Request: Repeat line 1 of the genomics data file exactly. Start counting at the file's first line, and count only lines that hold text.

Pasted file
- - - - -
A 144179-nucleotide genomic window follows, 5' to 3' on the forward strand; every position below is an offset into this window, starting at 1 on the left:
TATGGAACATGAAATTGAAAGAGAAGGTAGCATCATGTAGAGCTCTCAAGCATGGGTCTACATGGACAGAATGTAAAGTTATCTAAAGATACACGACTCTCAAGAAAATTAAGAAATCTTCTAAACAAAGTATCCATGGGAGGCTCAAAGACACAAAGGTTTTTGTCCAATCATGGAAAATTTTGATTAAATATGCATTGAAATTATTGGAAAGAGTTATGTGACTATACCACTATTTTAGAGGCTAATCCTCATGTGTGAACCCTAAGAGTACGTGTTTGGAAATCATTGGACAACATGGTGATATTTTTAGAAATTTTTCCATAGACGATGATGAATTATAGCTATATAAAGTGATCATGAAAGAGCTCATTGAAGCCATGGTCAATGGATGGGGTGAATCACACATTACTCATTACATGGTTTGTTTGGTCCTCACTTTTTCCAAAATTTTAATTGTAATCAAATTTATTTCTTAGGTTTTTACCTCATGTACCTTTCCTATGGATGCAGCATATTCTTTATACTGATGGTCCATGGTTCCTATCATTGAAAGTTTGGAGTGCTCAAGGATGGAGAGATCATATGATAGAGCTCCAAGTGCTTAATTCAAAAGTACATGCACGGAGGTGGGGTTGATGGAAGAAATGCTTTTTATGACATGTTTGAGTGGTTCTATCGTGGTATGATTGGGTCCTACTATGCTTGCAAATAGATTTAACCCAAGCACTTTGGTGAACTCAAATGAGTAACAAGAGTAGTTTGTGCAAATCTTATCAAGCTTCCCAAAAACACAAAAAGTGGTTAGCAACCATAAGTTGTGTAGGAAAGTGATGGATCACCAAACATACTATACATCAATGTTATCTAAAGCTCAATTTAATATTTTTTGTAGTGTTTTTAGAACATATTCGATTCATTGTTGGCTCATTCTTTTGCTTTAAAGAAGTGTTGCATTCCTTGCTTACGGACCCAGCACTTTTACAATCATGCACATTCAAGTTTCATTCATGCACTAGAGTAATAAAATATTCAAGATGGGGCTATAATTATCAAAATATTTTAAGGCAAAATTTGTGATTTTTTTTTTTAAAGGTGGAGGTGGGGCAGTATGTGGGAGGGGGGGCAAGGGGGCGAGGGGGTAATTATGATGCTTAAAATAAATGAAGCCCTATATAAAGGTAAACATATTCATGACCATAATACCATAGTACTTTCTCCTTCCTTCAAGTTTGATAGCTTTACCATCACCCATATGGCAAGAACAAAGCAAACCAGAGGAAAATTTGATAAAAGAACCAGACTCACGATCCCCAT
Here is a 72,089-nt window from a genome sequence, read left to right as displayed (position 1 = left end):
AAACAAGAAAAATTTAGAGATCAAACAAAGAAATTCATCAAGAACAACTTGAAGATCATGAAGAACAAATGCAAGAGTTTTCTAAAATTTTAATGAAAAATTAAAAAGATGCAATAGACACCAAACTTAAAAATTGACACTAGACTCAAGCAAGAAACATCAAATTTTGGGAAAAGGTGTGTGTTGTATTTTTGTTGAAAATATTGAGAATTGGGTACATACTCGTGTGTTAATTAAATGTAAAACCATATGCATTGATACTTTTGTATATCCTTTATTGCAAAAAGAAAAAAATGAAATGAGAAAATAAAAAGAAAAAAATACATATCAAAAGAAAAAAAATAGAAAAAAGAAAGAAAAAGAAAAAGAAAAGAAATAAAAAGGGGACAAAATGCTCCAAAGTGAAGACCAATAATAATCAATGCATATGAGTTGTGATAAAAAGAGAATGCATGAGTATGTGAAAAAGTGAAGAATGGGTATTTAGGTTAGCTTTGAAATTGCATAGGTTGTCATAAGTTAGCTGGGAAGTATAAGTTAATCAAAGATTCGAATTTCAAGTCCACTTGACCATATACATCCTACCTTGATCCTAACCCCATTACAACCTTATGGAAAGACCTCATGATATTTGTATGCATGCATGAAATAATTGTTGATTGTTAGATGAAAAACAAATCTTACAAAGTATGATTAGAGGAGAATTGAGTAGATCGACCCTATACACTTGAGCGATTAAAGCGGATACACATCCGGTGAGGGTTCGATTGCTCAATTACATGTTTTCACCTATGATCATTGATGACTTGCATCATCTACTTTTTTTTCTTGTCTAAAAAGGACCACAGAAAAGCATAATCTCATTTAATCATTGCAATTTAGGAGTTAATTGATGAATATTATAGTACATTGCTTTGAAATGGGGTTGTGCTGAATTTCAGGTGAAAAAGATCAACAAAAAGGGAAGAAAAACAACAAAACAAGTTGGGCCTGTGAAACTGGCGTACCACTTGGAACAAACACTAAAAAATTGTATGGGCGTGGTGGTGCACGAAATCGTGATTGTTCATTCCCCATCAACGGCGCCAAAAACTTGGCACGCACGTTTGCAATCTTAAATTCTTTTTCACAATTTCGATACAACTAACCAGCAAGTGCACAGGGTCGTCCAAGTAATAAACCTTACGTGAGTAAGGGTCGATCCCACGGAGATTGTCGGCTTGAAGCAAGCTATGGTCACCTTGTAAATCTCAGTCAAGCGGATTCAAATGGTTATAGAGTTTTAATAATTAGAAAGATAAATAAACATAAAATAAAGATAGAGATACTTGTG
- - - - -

A 144179-nucleotide genomic window follows, 5' to 3' on the forward strand; every position below is an offset into this window, starting at 1 on the left: